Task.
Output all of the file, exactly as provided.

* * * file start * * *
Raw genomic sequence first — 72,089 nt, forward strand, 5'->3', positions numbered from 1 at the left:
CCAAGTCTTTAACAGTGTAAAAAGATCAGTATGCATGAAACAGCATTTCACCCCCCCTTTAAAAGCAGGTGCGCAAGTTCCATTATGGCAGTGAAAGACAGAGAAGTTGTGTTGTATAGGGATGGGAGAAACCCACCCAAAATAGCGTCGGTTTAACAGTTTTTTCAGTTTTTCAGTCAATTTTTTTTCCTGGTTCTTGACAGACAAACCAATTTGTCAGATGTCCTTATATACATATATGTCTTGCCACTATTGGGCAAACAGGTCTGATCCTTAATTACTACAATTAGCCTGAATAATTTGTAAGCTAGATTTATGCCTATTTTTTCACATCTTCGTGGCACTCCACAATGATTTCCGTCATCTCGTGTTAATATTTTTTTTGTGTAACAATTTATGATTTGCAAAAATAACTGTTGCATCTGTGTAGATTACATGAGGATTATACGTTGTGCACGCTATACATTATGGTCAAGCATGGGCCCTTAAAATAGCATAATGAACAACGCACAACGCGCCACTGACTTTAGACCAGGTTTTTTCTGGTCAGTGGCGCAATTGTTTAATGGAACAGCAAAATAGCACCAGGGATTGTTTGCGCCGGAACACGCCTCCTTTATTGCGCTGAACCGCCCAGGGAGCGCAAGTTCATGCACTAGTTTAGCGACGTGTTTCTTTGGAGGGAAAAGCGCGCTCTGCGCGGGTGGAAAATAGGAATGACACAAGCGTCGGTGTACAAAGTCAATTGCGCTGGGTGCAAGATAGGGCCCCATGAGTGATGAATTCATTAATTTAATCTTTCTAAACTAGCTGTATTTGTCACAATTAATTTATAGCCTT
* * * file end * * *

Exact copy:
Raw genomic sequence first — 72,089 nt, forward strand, 5'->3', positions numbered from 1 at the left:
CCAAGTCTTTAACAGTGTAAAAAGATCAGTATGCATGAAACAGCATTTCACCCCCCCTTTAAAAGCAGGTGCGCAAGTTCCATTATGGCAGTGAAAGACAGAGAAGTTGTGTTGTATAGGGATGGGAGAAACCCACCCAAAATAGCGTCGGTTTAACAGTTTTTTCAGTTTTTCAGTCAATTTTTTTTCCTGGTTCTTGACAGACAAACCAATTTGTCAGATGTCCTTATATACATATATGTCTTGCCACTATTGGGCAAACAGGTCTGATCCTTAATTACTACAATTAGCCTGAATAATTTGTAAGCTAGATTTATGCCTATTTTTTCACATCTTCGTGGCACTCCACAATGATTTCCGTCATCTCGTGTTAATATTTTTTTTGTGTAACAATTTATGATTTGCAAAAATAACTGTTGCATCTGTGTAGATTACATGAGGATTATACGTTGTGCACGCTATACATTATGGTCAAGCATGGGCCCTTAAAATAGCATAATGAACAACGCACAACGCGCCACTGACTTTAGACCAGGTTTTTTCTGGTCAGTGGCGCAATTGTTTAATGGAACAGCAAAATAGCACCAGGGATTGTTTGCGCCGGAACACGCCTCCTTTATTGCGCTGAACCGCCCAGGGAGCGCAAGTTCATGCACTAGTTTAGCGACGTGTTTCTTTGGAGGGAAAAGCGCGCTCTGCGCGGGTGGAAAATAGGAATGACACAAGCGTCGGTGTACAAAGTCAATTGCGCTGGGTGCAAGATAGGGCCCCATGAGTGATGAATTCATTAATTTAATCTTTCTAAACTAGCTGTATTTGTCACAATTAATTTATAGCCTT